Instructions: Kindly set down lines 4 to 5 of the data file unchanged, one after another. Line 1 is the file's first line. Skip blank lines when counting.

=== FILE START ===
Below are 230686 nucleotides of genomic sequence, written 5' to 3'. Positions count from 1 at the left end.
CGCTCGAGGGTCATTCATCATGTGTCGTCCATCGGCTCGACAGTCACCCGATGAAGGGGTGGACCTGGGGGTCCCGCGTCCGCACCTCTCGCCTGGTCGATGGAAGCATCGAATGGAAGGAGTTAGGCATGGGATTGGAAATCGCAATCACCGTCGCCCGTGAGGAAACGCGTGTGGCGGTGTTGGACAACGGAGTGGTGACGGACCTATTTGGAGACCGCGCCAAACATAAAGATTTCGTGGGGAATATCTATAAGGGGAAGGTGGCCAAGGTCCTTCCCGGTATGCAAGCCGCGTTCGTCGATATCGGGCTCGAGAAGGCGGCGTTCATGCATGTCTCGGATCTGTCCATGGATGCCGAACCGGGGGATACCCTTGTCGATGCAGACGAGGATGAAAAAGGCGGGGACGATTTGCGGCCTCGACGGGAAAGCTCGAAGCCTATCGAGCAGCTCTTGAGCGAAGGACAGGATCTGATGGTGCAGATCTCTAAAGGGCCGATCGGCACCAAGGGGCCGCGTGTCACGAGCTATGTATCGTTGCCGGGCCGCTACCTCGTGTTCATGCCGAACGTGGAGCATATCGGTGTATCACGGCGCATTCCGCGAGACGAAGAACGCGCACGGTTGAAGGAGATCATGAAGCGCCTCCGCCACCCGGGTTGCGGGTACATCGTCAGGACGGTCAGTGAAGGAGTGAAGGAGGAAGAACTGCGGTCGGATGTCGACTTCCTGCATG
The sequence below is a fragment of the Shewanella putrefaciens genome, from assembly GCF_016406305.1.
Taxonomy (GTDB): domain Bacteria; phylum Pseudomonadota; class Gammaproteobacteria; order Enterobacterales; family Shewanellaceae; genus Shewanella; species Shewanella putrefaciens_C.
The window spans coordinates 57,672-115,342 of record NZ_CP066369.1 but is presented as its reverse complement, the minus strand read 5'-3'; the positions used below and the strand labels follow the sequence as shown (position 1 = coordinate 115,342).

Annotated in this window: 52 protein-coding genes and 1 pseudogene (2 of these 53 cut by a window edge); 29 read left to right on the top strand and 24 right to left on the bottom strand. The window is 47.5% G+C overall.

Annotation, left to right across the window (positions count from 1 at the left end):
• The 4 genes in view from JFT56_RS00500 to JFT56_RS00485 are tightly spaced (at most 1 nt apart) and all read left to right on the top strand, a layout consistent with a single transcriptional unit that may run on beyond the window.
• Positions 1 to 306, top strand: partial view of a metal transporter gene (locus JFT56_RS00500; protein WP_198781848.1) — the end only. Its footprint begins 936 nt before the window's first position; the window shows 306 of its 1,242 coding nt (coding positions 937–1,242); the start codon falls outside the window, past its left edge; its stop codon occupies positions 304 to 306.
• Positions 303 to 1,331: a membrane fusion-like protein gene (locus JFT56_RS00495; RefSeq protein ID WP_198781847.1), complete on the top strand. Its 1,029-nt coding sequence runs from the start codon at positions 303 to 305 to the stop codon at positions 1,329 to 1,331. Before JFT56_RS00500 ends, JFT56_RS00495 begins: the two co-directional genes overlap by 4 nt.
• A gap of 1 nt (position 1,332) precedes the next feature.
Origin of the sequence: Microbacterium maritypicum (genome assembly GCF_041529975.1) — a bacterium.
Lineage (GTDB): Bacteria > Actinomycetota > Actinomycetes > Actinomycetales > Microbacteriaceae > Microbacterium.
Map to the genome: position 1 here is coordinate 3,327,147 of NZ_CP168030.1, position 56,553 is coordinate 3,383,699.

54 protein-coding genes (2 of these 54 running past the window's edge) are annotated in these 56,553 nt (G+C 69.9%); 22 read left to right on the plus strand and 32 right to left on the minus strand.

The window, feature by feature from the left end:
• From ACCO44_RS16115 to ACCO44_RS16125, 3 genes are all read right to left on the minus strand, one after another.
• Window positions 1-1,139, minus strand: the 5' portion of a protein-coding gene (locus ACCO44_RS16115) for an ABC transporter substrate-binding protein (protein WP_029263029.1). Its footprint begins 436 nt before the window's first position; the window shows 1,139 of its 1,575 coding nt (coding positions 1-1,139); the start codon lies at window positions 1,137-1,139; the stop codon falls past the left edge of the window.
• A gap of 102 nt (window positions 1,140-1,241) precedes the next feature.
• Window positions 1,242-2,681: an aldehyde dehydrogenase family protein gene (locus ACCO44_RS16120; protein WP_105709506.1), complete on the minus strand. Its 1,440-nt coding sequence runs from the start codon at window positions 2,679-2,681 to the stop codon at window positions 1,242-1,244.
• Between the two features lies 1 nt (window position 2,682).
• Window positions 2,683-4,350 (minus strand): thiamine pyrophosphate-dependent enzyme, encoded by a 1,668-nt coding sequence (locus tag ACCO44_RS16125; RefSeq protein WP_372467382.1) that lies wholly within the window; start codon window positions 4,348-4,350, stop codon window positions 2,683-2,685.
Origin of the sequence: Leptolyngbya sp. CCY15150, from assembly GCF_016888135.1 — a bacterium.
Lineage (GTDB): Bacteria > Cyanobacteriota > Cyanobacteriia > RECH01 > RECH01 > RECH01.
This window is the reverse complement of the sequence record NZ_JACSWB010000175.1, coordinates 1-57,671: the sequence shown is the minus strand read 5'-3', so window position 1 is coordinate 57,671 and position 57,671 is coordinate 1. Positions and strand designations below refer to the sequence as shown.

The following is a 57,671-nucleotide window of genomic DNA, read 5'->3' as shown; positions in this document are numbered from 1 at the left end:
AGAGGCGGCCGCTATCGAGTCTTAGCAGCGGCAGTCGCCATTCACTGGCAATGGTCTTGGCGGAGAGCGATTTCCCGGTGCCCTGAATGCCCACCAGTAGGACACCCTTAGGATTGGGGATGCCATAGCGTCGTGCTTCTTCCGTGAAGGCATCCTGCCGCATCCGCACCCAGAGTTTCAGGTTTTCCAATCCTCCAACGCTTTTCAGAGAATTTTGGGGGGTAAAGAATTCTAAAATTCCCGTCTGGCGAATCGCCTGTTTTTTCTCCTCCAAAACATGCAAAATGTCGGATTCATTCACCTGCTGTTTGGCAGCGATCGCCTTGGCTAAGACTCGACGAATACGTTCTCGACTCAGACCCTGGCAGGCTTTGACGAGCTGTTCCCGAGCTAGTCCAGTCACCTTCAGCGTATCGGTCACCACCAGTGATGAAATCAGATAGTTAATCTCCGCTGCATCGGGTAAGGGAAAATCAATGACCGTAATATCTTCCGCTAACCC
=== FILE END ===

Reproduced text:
Taxonomy (GTDB): domain Bacteria; phylum Pseudomonadota; class Gammaproteobacteria; order Enterobacterales; family Shewanellaceae; genus Shewanella; species Shewanella putrefaciens_C.
The window spans coordinates 57,672-115,342 of record NZ_CP066369.1 but is presented as its reverse complement, the minus strand read 5'-3'; the positions used below and the strand labels follow the sequence as shown (position 1 = coordinate 115,342).